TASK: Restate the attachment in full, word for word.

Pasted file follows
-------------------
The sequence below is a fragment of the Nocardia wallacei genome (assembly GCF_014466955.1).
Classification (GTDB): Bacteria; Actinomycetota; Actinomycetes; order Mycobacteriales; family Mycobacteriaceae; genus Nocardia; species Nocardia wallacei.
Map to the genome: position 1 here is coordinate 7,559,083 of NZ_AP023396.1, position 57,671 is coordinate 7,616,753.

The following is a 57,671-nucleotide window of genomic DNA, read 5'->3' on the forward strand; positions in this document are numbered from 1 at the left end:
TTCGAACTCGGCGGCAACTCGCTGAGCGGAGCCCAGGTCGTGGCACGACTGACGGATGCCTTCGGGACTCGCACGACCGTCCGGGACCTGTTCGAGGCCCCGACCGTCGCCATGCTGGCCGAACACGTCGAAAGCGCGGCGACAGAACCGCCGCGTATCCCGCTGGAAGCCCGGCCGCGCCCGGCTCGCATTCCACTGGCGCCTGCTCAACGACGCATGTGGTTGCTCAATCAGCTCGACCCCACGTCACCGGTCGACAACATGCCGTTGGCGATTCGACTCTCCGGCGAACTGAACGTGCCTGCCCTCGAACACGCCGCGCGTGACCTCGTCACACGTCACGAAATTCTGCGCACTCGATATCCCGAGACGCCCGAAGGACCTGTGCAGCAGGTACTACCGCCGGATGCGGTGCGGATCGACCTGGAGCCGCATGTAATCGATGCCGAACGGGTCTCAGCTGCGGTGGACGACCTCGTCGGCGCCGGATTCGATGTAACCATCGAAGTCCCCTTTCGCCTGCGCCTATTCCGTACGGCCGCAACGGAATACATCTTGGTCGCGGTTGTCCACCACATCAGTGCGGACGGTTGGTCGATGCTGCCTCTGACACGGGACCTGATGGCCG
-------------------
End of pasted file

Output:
The sequence below is a fragment of the Nocardia wallacei genome (assembly GCF_014466955.1).
Classification (GTDB): Bacteria; Actinomycetota; Actinomycetes; order Mycobacteriales; family Mycobacteriaceae; genus Nocardia; species Nocardia wallacei.
Map to the genome: position 1 here is coordinate 7,559,083 of NZ_AP023396.1, position 57,671 is coordinate 7,616,753.

The following is a 57,671-nucleotide window of genomic DNA, read 5'->3' on the forward strand; positions in this document are numbered from 1 at the left end:
TTCGAACTCGGCGGCAACTCGCTGAGCGGAGCCCAGGTCGTGGCACGACTGACGGATGCCTTCGGGACTCGCACGACCGTCCGGGACCTGTTCGAGGCCCCGACCGTCGCCATGCTGGCCGAACACGTCGAAAGCGCGGCGACAGAACCGCCGCGTATCCCGCTGGAAGCCCGGCCGCGCCCGGCTCGCATTCCACTGGCGCCTGCTCAACGACGCATGTGGTTGCTCAATCAGCTCGACCCCACGTCACCGGTCGACAACATGCCGTTGGCGATTCGACTCTCCGGCGAACTGAACGTGCCTGCCCTCGAACACGCCGCGCGTGACCTCGTCACACGTCACGAAATTCTGCGCACTCGATATCCCGAGACGCCCGAAGGACCTGTGCAGCAGGTACTACCGCCGGATGCGGTGCGGATCGACCTGGAGCCGCATGTAATCGATGCCGAACGGGTCTCAGCTGCGGTGGACGACCTCGTCGGCGCCGGATTCGATGTAACCATCGAAGTCCCCTTTCGCCTGCGCCTATTCCGTACGGCCGCAACGGAATACATCTTGGTCGCGGTTGTCCACCACATCAGTGCGGACGGTTGGTCGATGCTGCCTCTGACACGGGACCTGATGGCCG